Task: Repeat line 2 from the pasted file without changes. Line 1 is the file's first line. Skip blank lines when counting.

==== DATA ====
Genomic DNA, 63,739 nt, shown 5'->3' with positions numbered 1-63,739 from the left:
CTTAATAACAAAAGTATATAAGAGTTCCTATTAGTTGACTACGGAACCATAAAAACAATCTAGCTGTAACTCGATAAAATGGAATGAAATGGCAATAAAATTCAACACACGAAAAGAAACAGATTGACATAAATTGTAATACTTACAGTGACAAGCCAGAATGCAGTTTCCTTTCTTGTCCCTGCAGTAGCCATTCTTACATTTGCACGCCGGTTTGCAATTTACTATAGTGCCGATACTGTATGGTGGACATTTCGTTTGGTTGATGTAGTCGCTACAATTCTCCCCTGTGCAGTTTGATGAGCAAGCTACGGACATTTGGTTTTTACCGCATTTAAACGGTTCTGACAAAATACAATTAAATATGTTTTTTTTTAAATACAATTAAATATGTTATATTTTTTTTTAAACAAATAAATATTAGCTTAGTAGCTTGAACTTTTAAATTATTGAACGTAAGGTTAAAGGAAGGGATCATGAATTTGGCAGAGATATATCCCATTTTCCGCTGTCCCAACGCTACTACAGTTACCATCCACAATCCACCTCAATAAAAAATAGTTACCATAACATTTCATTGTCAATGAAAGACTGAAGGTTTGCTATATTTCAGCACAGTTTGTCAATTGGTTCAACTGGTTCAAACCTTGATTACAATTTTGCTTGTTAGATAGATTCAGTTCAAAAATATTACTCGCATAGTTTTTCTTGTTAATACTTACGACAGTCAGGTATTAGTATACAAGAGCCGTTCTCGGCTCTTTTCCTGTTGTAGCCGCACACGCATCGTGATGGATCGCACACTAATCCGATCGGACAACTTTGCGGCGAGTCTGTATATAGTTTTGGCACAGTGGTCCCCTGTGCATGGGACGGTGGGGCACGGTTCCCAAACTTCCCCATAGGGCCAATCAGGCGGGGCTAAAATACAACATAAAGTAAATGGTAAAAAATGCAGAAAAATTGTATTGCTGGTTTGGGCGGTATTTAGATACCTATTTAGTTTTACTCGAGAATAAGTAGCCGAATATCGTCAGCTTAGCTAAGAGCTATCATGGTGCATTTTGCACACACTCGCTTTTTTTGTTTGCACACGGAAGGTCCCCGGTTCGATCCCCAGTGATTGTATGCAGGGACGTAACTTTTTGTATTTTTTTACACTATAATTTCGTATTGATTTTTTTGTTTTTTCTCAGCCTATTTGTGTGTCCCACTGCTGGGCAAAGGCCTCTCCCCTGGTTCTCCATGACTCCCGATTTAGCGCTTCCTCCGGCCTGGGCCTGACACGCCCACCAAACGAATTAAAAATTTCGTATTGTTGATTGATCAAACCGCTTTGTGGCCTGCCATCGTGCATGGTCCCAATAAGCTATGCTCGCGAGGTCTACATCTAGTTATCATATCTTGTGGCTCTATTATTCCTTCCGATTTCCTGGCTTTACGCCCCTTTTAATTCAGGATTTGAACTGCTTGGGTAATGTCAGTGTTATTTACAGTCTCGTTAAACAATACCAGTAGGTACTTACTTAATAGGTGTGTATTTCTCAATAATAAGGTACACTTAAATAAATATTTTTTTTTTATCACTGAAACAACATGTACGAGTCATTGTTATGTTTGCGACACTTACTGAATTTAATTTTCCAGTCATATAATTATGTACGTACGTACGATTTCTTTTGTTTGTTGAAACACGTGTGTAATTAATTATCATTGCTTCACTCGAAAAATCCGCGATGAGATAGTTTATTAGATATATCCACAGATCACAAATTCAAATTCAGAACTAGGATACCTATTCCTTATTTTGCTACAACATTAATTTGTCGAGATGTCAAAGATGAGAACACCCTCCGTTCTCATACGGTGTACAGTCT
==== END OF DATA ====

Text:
CTTAATAACAAAAGTATATAAGAGTTCCTATTAGTTGACTACGGAACCATAAAAACAATCTAGCTGTAACTCGATAAAATGGAATGAAATGGCAATAAAATTCAACACACGAAAAGAAACAGATTGACATAAATTGTAATACTTACAGTGACAAGCCAGAATGCAGTTTCCTTTCTTGTCCCTGCAGTAGCCATTCTTACATTTGCACGCCGGTTTGCAATTTACTATAGTGCCGATACTGTATGGTGGACATTTCGTTTGGTTGATGTAGTCGCTACAATTCTCCCCTGTGCAGTTTGATGAGCAAGCTACGGACATTTGGTTTTTACCGCATTTAAACGGTTCTGACAAAATACAATTAAATATGTTTTTTTTTAAATACAATTAAATATGTTATATTTTTTTTTAAACAAATAAATATTAGCTTAGTAGCTTGAACTTTTAAATTATTGAACGTAAGGTTAAAGGAAGGGATCATGAATTTGGCAGAGATATATCCCATTTTCCGCTGTCCCAACGCTACTACAGTTACCATCCACAATCCACCTCAATAAAAAATAGTTACCATAACATTTCATTGTCAATGAAAGACTGAAGGTTTGCTATATTTCAGCACAGTTTGTCAATTGGTTCAACTGGTTCAAACCTTGATTACAATTTTGCTTGTTAGATAGATTCAGTTCAAAAATATTACTCGCATAGTTTTTCTTGTTAATACTTACGACAGTCAGGTATTAGTATACAAGAGCCGTTCTCGGCTCTTTTCCTGTTGTAGCCGCACACGCATCGTGATGGATCGCACACTAATCCGATCGGACAACTTTGCGGCGAGTCTGTATATAGTTTTGGCACAGTGGTCCCCTGTGCATGGGACGGTGGGGCACGGTTCCCAAACTTCCCCATAGGGCCAATCAGGCGGGGCTAAAATACAACATAAAGTAAATGGTAAAAAATGCAGAAAAATTGTATTGCTGGTTTGGGCGGTATTTAGATACCTATTTAGTTTTACTCGAGAATAAGTAGCCGAATATCGTCAGCTTAGCTAAGAGCTATCATGGTGCATTTTGCACACACTCGCTTTTTTTGTTTGCACACGGAAGGTCCCCGGTTCGATCCCCAGTGATTGTATGCAGGGACGTAACTTTTTGTATTTTTTTACACTATAATTTCGTATTGATTTTTTTGTTTTTTCTCAGCCTATTTGTGTGTCCCACTGCTGGGCAAAGGCCTCTCCCCTGGTTCTCCATGACTCCCGATTTAGCGCTTCCTCCGGCCTGGGCCTGACACGCCCACCAAACGAATTAAAAATTTCGTATTGTTGATTGATCAAACCGCTTTGTGGCCTGCCATCGTGCATGGTCCCAATAAGCTATGCTCGCGAGGTCTACATCTAGTTATCATATCTTGTGGCTCTATTATTCCTTCCGATTTCCTGGCTTTACGCCCCTTTTAATTCAGGATTTGAACTGCTTGGGTAATGTCAGTGTTATTTACAGTCTCGTTAAACAATACCAGTAGGTACTTACTTAATAGGTGTGTATTTCTCAATAATAAGGTACACTTAAATAAATATTTTTTTTTTATCACTGAAACAACATGTACGAGTCATTGTTATGTTTGCGACACTTACTGAATTTAATTTTCCAGTCATATAATTATGTACGTACGTACGATTTCTTTTGTTTGTTGAAACACGTGTGTAATTAATTATCATTGCTTCACTCGAAAAATCCGCGATGAGATAGTTTATTAGATATATCCACAGATCACAAATTCAAATTCAGAACTAGGATACCTATTCCTTATTTTGCTACAACATTAATTTGTCGAGATGTCAAAGATGAGAACACCCTCCGTTCTCATACGGTGTACAGTCT